In this chapter, we'll learn about the state models provided by Helix, and how to create your own custom state model.
Helix comes with 3 default state models that are commonly used. It is possible to have multiple state models in a cluster. Every resource that is added should be configured to use a state model that govern its ideal state.
In addition to the state machine configuration, one can specify the constraints of states and transitions.
For example, one can say:
Maximum number of replicas in MASTER state at any time is 1
Maximum number of OFFLINE-SLAVE transitions that can happen concurrently in the system is 5 in this example.
We also support two dynamic upper bounds for the number of replicas in each state:
Helix uses a greedy approach to satisfy the state constraints. For example, if the state machine configuration says it needs 1 MASTER and 2 SLAVES, but only 1 node is active, Helix must promote it to MASTER. This behavior is achieved by providing the state priority list as [MASTER, SLAVE].
Helix tries to fire as many transitions as possible in parallel to reach the stable state without violating constraints. By default, Helix simply sorts the transitions alphabetically and fires as many as it can without violating the constraints. You can control this by overriding the priority order.
The DROPPED state is used to signify a replica that was served by a given participant, but is no longer served. This allows Helix and its participants to effectively clean up. There are two requirements that every new state model should follow with respect to the DROPPED state:
Below is a complete definition of a Master-Slave state model. Notice the fields marked REQUIRED; these are essential for any state model definition.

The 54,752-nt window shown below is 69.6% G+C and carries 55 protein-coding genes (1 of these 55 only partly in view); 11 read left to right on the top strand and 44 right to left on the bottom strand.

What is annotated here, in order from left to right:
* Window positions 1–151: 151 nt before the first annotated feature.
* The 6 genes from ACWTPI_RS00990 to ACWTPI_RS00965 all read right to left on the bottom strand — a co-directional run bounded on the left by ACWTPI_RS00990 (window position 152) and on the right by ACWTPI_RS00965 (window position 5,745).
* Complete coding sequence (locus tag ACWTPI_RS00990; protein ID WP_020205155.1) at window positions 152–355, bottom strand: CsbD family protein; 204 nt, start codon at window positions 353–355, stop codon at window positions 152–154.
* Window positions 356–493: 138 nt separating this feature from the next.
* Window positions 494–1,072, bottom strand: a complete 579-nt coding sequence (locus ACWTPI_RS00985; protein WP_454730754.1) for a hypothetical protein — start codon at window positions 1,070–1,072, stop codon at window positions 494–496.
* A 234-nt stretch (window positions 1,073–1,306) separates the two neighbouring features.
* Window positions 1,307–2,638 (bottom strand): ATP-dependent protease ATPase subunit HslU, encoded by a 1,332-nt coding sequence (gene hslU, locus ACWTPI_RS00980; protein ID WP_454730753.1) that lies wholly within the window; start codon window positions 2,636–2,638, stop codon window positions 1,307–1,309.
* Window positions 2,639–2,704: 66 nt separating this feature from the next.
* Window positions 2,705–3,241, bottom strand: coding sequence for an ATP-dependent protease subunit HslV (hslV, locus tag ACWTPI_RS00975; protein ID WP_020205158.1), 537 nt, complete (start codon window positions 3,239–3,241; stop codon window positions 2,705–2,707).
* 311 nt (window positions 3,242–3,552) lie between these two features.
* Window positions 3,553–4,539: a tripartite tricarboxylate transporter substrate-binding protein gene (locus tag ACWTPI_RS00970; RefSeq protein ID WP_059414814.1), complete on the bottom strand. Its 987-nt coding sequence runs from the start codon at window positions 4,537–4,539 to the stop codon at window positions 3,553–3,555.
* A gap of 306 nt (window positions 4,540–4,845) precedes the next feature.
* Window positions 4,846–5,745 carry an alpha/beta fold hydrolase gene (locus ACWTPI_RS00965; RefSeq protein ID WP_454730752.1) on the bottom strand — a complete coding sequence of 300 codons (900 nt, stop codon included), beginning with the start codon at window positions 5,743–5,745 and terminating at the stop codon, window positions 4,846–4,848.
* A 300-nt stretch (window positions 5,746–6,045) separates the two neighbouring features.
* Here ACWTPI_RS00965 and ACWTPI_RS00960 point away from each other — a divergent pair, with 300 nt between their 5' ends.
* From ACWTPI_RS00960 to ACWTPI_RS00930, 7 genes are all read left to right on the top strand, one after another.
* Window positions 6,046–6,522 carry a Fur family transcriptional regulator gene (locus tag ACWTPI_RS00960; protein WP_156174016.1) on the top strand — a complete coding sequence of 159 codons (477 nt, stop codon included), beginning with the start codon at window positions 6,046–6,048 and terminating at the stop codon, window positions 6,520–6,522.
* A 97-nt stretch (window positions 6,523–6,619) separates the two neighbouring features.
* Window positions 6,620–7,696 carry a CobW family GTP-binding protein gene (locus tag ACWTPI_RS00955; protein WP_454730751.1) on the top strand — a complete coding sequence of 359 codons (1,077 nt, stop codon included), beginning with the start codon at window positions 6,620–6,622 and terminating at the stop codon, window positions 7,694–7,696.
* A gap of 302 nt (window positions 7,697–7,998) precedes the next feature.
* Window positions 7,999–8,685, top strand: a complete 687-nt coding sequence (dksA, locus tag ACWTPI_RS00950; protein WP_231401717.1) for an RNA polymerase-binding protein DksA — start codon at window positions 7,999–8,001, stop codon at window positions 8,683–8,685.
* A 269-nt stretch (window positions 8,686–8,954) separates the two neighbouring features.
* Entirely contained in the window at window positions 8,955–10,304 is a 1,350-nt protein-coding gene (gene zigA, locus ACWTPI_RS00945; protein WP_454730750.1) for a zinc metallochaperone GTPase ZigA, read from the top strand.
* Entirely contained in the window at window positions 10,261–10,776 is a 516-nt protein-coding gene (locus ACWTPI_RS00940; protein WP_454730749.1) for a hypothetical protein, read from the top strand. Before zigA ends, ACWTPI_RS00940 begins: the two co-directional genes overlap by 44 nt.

StateModelDefinition stateModel = new StateModelDefinition.Builder("MasterSlave") // OFFLINE is the state that the system starts in (initial state is REQUIRED) .initialState("OFFLINE") // Lowest number here indicates highest priority, no value indicates lowest priority .addState("MASTER", 1) .addState("SLAVE", 2) .addState("OFFLINE") // Note the special inclusion of the DROPPED state (REQUIRED) .addState(HelixDefinedState.DROPPED.toString()) // No more than one master allowed .upperBound("MASTER", 1) // R indicates an upper bound of number of replicas for each partition .dynamicUpperBound("SLAVE", "R") // Add some high-priority transitions .addTransition("SLAVE", "MASTER", 1) .addTransition("OFFLINE", "SLAVE", 2) // Using the same priority value indicates that these transitions can fire in any order .addTransition("MASTER", "SLAVE", 3) .addTransition("SLAVE", "OFFLINE", 3) // Not specifying a value defaults to lowest priority // Notice the inclusion of the OFFLINE to DROPPED transition // Since every state has a path to OFFLINE, they each now have a path to DROPPED (REQUIRED) .addTransition("OFFLINE", HelixDefinedState.DROPPED.toString()) // Create the StateModelDefinition instance .build(); // Use the isValid() function to make sure the StateModelDefinition will work without issues Assert.assertTrue(stateModel.isValid());